Writers are accustomed to rejection. Even superstar writers often earned many a rejection slip in their early days. Stephen King’s first novel was rejected dozens of times; Ray Bradbury had 1000s of short stories rejected. While I am not in either of those esteemed writers’ class, I’ve personally amassed almost 300 short story rejections (along with 16 wins, but that’s not what this post is about).
Most rejections these days are form emails, sometimes with an attempt to sound personal “we appreciated the opportunity to read your work, but…” A few rejections are personalized, typically these are the really close but types. And a few markets seem to provide at least a few words of feedback. And it is precisely this feedback that we writer’s crave far more than kind words.
As many of you know, I keep a growing list (well over 100 now) of paying spec fiction markets for short stories, including ones I have submitted to as well as may more. A few markets stand out in terms of providing feedback either in terms of personalized notes and / or some level of tiering (“you made it past the first round but lost in the finals” or some such). The feedback is not always positive: one memorable rejection letter savaged my piece as promoting civil disorder, but any feedback has value.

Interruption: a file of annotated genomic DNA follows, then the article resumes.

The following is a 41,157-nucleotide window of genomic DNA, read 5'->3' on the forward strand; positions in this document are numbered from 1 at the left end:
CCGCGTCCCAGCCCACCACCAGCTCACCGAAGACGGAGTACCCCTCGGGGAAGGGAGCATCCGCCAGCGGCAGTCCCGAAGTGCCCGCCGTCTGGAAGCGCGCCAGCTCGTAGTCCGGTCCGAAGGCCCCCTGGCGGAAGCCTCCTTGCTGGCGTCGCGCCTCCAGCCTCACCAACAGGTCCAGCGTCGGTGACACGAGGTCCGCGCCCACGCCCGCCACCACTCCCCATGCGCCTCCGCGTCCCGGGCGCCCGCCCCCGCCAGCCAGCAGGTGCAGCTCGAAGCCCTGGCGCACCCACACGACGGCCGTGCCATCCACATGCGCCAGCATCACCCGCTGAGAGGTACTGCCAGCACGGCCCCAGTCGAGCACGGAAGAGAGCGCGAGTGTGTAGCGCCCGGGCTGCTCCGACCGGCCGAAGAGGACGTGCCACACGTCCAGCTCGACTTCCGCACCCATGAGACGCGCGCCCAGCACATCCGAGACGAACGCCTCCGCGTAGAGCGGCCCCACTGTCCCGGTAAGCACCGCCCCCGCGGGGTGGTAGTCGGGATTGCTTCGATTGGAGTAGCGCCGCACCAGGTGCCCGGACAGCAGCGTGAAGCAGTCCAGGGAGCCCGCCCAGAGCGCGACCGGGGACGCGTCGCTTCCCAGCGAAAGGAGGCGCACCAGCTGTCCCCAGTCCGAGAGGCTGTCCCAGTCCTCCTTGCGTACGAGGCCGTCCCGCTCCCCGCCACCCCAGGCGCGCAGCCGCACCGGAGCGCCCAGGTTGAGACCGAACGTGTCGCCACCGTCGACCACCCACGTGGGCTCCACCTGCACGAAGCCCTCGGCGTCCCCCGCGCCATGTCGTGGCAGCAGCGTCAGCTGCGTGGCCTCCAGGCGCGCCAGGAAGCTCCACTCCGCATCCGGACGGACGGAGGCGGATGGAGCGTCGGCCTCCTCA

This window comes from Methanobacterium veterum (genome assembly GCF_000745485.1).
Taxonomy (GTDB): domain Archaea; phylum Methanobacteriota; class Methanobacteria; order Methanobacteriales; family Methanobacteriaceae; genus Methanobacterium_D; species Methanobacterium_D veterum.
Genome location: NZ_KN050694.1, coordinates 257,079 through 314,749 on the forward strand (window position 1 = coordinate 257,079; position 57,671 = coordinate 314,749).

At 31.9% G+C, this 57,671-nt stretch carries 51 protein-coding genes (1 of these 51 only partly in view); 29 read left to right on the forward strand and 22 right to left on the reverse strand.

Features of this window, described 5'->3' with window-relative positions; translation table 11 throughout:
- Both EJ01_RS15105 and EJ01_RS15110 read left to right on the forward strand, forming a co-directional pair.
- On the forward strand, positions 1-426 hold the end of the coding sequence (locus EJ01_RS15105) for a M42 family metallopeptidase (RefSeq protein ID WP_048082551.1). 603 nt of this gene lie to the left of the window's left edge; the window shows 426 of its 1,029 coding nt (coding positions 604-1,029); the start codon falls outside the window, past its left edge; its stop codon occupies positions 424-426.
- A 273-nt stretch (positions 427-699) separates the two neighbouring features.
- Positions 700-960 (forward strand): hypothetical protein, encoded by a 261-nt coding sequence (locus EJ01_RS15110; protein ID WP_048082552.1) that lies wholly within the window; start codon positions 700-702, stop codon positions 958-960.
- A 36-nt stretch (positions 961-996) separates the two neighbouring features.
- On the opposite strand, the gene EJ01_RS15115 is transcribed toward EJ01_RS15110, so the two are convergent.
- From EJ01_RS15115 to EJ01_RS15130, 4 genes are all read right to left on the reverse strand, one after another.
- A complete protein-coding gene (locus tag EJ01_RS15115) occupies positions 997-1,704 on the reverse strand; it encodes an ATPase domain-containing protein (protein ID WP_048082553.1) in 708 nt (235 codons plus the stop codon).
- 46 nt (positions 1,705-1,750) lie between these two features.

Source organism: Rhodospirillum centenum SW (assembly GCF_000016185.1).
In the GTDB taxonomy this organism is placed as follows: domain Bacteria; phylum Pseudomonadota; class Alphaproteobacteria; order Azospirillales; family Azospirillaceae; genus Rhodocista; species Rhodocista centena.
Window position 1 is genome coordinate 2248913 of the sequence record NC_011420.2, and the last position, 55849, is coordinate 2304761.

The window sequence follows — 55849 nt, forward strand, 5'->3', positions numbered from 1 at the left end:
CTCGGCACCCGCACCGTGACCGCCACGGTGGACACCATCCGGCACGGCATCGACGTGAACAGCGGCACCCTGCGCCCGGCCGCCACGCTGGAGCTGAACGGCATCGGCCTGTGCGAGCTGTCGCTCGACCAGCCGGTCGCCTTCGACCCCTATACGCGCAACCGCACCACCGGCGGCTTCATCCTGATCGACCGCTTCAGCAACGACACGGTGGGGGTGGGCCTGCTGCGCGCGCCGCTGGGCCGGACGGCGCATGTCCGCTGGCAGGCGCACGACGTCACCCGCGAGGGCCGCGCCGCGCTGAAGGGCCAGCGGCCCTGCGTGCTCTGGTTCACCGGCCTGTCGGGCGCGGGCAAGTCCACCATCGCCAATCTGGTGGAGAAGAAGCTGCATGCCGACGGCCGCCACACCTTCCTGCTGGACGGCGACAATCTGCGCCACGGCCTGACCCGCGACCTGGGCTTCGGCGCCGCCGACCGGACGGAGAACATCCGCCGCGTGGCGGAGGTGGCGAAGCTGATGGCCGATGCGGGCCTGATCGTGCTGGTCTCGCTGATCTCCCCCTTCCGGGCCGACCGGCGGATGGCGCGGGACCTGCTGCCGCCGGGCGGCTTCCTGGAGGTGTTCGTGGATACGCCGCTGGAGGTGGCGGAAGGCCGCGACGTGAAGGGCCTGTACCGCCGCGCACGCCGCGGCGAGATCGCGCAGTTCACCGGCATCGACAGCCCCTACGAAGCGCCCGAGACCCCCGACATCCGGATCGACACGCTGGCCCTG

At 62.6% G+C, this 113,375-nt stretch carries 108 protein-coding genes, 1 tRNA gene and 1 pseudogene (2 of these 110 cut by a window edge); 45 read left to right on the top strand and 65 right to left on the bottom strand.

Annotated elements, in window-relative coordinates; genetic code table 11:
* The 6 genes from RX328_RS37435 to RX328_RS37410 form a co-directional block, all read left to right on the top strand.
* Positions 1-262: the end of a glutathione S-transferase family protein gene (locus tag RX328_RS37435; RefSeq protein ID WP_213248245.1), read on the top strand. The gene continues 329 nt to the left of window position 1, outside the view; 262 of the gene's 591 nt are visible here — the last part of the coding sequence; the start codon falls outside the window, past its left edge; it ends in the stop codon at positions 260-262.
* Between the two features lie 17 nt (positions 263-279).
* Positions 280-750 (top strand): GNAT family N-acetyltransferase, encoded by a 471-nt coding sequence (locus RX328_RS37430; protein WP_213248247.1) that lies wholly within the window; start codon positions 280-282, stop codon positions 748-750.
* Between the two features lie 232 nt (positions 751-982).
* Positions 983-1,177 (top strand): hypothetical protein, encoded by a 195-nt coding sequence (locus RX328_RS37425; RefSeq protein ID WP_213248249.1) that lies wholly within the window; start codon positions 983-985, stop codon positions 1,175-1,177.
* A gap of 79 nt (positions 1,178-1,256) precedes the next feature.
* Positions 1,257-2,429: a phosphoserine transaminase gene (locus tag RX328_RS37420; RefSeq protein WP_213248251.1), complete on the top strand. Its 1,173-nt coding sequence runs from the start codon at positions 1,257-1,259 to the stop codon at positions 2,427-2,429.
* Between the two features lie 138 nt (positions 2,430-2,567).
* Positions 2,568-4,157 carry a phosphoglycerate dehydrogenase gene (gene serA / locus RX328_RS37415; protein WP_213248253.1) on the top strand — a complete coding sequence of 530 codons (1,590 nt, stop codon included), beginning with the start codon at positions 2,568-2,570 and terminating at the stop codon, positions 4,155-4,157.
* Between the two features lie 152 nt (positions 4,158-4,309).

As a way of saying Thanks to these markets, here are some short story markets that I have received multiple instances of useable feedback from. No guarantees of course.
- Bards and Sages Quarterly
- Will provide score and feedback if requested
- Andromeda Spaceways Inflight Magazine
- Usually provides notes from first readers
- Has a tiered system which also gives a feel for how close the piece got to acceptance
- 4 Star Stories
- Two for two with insightful comments
- Beneath Ceaseless Skies
- Also two for two with detailed comments
- Usually provides feedback
Keep on writin’!